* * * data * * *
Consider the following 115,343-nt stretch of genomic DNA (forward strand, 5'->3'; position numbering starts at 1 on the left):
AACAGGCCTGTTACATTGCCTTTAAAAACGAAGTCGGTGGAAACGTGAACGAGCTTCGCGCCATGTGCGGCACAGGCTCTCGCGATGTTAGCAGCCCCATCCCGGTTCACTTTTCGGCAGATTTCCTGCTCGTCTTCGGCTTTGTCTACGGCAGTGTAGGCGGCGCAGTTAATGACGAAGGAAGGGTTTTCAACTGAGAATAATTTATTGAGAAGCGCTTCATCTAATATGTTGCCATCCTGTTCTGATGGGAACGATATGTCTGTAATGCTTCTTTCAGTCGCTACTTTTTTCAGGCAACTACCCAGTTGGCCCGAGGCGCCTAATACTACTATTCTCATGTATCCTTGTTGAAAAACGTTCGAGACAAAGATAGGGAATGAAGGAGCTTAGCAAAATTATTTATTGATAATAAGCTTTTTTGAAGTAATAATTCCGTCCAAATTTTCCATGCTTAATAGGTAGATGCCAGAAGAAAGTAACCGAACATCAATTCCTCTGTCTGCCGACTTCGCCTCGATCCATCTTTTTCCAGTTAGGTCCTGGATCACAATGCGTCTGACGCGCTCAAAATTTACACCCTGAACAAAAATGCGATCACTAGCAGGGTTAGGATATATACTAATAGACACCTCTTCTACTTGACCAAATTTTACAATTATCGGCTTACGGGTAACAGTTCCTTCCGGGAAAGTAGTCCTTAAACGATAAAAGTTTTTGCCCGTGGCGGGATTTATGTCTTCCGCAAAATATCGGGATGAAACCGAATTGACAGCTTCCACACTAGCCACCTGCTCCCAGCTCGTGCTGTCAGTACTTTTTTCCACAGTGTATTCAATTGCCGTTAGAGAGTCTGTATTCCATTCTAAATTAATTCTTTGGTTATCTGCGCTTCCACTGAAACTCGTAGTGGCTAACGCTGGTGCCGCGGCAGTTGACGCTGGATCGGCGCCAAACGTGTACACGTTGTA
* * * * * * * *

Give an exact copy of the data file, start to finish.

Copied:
Consider the following 115,343-nt stretch of genomic DNA (forward strand, 5'->3'; position numbering starts at 1 on the left):
AACAGGCCTGTTACATTGCCTTTAAAAACGAAGTCGGTGGAAACGTGAACGAGCTTCGCGCCATGTGCGGCACAGGCTCTCGCGATGTTAGCAGCCCCATCCCGGTTCACTTTTCGGCAGATTTCCTGCTCGTCTTCGGCTTTGTCTACGGCAGTGTAGGCGGCGCAGTTAATGACGAAGGAAGGGTTTTCAACTGAGAATAATTTATTGAGAAGCGCTTCATCTAATATGTTGCCATCCTGTTCTGATGGGAACGATATGTCTGTAATGCTTCTTTCAGTCGCTACTTTTTTCAGGCAACTACCCAGTTGGCCCGAGGCGCCTAATACTACTATTCTCATGTATCCTTGTTGAAAAACGTTCGAGACAAAGATAGGGAATGAAGGAGCTTAGCAAAATTATTTATTGATAATAAGCTTTTTTGAAGTAATAATTCCGTCCAAATTTTCCATGCTTAATAGGTAGATGCCAGAAGAAAGTAACCGAACATCAATTCCTCTGTCTGCCGACTTCGCCTCGATCCATCTTTTTCCAGTTAGGTCCTGGATCACAATGCGTCTGACGCGCTCAAAATTTACACCCTGAACAAAAATGCGATCACTAGCAGGGTTAGGATATATACTAATAGACACCTCTTCTACTTGACCAAATTTTACAATTATCGGCTTACGGGTAACAGTTCCTTCCGGGAAAGTAGTCCTTAAACGATAAAAGTTTTTGCCCGTGGCGGGATTTATGTCTTCCGCAAAATATCGGGATGAAACCGAATTGACAGCTTCCACACTAGCCACCTGCTCCCAGCTCGTGCTGTCAGTACTTTTTTCCACAGTGTATTCAATTGCCGTTAGAGAGTCTGTATTCCATTCTAAATTAATTCTTTGGTTATCTGCGCTTCCACTGAAACTCGTAGTGGCTAACGCTGGTGCCGCGGCAGTTGACGCTGGATCGGCGCCAAACGTGTACACGTTGTA